One of the difficult challenges in treating diseases like cancer, atherosclerosis, stroke, arterial occlusion, and others, is that the drugs effective against the diseases are also often toxic to the body’s healthy tissues, causing collateral tissue damage and side effects. One approach to dealing with this challenge is to direct the drugs directly at the tumor, and one way to try to do this is with magnetic nanoparticles, coated with the drug, direct by magnetic fields.
The solution Lunnoo and Puangmali suggest would be to use the 10-200 nanometer particles in blood vessels in parts of the body with low blood velocity, such as smaller blood vessels and micro-capillary vessels.
So Thodsaphon Lunnoo and Theerapong Puangmali at the Materials Science Program at Khon Kaen University in Thailand attempted to model how these coated nanoparticles would fare in a simulated circulatory system. Their results, presented in the article, “Capture Efficiency of Biocompatible Magnetic Nanoparticles Arterial Flow: A Computer Simulation for Magnetic Drug Targeting” published in Nanoscale Research Letters, show several key findings. First, the amount of drug coating on the nanoparticle had no impact on magnetic capture. After that, things get complicated.
They tested particles sizes of various iron and iron oxide compositions (Fe3O4, Fe2O3, and iron alone) from 10 nanometers up to 4 micrometers, and found that the ability to capture and direct those particles with external magnetic fields decreased as the particle size decreased. And that while they could reliably capture and direct particles in the 2-micrometer range, those particles are too big to be absorbed and are eliminated by the reticuloendothelial system. The best size for absorption was 10-200 nanometers, but the magnetic response from these particles was too weak to withstand arterial pressures.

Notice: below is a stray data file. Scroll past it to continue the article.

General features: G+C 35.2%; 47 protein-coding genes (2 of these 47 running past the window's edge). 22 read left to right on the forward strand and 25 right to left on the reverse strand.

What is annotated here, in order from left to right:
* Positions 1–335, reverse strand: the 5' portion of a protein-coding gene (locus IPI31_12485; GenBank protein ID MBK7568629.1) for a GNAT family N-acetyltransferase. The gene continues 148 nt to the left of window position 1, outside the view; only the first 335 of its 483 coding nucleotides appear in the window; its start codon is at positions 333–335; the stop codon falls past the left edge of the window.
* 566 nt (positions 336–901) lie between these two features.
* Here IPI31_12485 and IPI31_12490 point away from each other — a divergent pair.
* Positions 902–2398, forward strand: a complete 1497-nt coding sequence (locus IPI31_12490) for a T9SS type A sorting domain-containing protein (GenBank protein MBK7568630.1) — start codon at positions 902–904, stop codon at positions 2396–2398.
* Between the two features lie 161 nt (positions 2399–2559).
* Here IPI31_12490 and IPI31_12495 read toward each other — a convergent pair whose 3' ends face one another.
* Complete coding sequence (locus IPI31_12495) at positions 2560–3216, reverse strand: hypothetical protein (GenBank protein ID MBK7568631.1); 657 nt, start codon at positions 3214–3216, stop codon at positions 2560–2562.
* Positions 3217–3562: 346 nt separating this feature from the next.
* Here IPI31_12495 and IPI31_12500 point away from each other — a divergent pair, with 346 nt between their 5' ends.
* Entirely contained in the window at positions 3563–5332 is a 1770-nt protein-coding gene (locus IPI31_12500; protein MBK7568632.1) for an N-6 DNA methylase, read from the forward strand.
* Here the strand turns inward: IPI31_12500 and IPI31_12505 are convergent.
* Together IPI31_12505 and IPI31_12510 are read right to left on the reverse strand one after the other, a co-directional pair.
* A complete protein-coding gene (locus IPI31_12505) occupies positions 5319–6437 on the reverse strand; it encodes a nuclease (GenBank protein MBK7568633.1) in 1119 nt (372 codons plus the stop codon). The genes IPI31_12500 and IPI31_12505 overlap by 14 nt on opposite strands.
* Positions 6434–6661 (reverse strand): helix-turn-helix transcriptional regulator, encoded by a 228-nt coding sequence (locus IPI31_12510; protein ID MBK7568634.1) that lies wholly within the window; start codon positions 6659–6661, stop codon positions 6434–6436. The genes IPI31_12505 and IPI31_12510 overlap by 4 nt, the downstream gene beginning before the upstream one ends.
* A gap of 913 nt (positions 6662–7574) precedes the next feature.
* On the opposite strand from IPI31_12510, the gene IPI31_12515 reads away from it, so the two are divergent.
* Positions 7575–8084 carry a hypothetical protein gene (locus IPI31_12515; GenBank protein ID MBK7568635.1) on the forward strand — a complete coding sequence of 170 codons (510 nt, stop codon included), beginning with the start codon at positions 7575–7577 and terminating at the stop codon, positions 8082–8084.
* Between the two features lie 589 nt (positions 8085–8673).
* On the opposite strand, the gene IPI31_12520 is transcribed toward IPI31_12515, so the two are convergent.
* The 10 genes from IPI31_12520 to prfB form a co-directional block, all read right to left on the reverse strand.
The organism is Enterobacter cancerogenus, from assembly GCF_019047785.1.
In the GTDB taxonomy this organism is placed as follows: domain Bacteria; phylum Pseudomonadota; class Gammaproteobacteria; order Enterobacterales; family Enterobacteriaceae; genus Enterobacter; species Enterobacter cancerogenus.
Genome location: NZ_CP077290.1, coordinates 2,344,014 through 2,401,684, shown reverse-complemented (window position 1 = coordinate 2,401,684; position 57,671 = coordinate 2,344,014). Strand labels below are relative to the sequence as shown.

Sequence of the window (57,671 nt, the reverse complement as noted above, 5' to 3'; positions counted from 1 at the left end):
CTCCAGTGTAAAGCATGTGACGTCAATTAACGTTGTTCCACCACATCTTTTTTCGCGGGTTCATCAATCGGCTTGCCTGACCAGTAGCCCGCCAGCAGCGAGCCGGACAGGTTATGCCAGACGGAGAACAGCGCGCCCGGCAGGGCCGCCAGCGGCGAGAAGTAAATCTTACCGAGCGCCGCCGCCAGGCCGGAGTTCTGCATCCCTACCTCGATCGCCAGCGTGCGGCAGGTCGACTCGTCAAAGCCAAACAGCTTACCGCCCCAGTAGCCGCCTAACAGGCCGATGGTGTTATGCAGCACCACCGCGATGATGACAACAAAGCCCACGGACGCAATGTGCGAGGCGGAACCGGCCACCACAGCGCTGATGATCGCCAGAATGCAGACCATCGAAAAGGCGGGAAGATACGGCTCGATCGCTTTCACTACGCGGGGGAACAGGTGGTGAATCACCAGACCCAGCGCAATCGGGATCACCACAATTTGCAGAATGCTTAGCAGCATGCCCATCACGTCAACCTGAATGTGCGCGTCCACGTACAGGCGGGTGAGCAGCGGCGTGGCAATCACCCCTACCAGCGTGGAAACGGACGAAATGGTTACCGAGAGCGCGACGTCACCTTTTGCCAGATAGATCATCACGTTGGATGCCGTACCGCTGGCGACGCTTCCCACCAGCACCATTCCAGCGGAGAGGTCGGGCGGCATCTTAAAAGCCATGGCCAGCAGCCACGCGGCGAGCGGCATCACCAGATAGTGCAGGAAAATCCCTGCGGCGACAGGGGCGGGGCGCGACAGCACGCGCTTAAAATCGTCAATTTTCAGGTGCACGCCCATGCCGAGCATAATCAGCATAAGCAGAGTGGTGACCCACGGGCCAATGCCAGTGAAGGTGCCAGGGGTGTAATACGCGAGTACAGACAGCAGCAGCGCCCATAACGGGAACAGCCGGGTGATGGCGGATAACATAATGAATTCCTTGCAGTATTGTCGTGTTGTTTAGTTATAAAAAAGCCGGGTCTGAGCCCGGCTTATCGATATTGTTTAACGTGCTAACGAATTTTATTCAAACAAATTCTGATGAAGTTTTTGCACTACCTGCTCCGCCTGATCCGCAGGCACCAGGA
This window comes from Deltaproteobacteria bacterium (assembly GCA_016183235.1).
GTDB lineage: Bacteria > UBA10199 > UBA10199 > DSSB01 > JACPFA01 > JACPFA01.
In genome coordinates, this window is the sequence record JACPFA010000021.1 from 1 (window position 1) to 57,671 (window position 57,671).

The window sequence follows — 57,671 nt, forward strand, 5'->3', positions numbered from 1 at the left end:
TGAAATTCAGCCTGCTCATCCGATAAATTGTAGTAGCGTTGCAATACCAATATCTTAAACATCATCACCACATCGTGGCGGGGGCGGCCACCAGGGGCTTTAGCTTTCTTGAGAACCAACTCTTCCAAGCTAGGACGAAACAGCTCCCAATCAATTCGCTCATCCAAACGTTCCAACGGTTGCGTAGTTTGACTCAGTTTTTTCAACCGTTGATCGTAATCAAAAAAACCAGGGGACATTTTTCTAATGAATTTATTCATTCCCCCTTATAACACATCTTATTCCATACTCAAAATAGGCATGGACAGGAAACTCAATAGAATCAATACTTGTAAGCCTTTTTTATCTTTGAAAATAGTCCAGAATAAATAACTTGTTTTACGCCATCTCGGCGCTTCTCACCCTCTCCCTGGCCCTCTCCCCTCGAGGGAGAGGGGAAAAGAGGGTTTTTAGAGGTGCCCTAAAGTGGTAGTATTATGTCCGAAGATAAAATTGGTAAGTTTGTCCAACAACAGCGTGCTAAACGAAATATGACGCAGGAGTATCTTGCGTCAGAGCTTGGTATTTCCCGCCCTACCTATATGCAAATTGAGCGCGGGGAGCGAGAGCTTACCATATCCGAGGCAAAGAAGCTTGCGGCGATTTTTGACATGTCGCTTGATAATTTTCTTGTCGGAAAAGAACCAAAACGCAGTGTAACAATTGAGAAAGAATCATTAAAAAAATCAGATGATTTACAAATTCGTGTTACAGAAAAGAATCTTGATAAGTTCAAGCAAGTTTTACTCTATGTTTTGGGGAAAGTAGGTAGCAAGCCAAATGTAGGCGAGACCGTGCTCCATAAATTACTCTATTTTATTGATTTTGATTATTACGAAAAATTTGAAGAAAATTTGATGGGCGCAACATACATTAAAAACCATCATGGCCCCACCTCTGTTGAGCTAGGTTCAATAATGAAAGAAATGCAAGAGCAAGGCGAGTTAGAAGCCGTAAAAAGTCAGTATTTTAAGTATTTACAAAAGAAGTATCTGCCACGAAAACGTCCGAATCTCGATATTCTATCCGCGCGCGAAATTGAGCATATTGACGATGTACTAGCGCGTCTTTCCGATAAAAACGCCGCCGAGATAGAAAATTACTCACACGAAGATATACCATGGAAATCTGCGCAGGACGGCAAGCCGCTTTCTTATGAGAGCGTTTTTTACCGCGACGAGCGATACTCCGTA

The solution Lunnoo and Puangmali suggest would be to use the 10-200 nanometer particles in blood vessels in parts of the body with low blood velocity, such as smaller blood vessels and micro-capillary vessels. They also suggest using implanted magnets or ferromagnetic microwires that can be located near the diseased tissues with minimally invasive surgery.
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